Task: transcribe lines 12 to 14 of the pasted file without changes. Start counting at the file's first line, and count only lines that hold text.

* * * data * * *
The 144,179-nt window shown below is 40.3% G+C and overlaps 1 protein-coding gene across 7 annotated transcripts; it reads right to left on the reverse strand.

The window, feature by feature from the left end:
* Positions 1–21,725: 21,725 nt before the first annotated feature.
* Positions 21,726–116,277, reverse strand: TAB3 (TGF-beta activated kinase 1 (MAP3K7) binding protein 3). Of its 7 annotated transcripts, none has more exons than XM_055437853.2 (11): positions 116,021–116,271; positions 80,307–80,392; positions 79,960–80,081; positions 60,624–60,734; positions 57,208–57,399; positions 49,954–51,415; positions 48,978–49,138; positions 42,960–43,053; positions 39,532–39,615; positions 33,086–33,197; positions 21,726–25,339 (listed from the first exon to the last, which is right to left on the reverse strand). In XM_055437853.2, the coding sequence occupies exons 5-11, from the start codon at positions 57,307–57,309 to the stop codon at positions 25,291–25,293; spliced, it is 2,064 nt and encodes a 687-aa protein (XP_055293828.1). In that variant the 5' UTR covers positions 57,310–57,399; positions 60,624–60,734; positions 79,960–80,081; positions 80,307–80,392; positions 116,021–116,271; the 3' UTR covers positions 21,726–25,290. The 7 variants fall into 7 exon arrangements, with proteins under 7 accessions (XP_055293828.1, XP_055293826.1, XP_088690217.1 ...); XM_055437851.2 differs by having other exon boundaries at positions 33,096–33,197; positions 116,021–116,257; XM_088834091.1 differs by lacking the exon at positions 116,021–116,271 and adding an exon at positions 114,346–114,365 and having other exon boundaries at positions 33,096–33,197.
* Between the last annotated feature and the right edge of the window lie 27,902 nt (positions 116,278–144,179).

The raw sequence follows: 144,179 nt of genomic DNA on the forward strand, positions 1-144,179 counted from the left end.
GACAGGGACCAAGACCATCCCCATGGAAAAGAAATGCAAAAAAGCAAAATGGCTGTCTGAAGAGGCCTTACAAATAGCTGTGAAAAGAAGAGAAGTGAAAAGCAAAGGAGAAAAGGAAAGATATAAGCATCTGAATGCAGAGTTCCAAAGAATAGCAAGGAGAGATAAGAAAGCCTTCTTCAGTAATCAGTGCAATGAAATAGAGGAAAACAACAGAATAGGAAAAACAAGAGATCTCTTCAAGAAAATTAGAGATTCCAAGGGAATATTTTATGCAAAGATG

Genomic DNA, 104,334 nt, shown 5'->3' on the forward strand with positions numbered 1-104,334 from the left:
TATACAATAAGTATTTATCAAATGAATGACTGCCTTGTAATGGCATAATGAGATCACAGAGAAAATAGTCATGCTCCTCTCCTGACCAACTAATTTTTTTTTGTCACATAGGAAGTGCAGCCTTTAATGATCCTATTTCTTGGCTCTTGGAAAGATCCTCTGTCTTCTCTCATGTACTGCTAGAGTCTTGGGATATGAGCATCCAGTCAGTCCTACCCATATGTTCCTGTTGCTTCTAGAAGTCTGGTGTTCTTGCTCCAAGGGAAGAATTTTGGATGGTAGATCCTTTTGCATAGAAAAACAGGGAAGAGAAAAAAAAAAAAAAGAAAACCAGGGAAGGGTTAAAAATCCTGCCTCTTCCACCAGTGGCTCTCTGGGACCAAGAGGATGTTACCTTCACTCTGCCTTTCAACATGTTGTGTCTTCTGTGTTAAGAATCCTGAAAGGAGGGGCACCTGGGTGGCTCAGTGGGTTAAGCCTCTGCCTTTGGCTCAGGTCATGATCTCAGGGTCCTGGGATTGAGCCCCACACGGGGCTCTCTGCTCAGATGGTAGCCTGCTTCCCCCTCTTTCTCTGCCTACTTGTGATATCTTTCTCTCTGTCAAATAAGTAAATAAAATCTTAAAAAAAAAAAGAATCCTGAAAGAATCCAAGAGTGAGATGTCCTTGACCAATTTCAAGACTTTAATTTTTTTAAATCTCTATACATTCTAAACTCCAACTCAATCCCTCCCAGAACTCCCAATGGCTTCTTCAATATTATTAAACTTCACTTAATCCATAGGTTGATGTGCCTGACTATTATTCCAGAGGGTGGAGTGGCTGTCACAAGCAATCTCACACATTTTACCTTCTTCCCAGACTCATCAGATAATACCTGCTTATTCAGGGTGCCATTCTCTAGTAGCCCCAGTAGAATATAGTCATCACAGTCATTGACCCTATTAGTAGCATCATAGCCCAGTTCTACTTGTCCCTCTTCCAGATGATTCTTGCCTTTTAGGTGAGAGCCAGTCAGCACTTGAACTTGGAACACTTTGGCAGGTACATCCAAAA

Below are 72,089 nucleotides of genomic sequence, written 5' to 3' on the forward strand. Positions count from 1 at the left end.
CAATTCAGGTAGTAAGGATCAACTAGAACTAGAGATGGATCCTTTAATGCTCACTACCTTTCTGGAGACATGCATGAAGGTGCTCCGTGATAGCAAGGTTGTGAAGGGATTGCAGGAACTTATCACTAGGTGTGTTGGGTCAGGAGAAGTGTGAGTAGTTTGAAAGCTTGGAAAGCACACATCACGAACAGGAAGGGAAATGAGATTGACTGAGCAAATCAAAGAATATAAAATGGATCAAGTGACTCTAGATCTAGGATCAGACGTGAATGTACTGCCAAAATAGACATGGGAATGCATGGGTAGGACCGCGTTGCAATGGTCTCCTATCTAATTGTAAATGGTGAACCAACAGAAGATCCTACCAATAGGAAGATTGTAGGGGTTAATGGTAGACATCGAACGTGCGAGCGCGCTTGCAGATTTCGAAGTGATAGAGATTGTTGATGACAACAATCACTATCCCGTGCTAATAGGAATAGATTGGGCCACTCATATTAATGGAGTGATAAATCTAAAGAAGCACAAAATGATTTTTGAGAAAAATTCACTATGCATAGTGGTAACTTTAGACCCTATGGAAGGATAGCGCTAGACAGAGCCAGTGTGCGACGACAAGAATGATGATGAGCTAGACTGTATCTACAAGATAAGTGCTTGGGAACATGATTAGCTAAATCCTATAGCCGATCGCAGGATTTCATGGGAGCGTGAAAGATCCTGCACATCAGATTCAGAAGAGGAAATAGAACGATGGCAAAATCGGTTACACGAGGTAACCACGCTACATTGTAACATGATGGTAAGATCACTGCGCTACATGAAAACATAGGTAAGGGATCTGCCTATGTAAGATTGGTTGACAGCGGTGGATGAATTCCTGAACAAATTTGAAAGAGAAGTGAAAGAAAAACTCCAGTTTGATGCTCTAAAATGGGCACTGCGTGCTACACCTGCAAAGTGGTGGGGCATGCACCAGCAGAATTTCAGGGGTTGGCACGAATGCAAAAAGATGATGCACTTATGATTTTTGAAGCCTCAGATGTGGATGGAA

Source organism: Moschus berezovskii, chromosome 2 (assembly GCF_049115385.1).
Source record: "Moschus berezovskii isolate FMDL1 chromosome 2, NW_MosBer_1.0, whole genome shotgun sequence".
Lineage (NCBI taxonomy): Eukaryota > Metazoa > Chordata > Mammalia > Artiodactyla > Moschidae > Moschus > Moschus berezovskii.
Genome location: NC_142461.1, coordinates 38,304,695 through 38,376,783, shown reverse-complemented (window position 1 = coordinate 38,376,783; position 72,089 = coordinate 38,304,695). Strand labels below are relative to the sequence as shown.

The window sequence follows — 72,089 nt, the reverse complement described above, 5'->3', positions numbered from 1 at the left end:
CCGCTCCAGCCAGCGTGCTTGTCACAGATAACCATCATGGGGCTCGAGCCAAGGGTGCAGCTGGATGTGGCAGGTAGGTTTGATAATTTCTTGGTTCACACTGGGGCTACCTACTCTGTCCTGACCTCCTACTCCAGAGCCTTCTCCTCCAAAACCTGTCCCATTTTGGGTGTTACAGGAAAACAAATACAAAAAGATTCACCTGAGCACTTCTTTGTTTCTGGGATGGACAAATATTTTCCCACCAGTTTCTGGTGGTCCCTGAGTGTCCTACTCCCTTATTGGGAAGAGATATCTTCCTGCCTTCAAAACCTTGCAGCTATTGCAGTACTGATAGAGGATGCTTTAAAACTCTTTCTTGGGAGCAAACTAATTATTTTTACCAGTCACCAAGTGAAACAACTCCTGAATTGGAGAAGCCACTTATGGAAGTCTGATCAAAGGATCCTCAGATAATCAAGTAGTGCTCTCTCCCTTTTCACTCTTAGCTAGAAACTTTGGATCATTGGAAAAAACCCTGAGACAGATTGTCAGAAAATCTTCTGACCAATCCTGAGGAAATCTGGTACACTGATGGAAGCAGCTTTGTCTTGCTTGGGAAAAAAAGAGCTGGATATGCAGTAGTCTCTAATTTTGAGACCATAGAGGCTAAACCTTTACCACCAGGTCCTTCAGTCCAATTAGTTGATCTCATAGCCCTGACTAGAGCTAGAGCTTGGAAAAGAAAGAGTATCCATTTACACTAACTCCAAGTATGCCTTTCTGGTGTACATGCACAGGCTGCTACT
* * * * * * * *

Source organism: Moschus berezovskii, chromosome 2 (assembly GCF_049115385.1).
Source record: "Moschus berezovskii isolate FMDL1 chromosome 2, NW_MosBer_1.0, whole genome shotgun sequence".
Lineage (NCBI taxonomy): Eukaryota > Metazoa > Chordata > Mammalia > Artiodactyla > Moschidae > Moschus > Moschus berezovskii.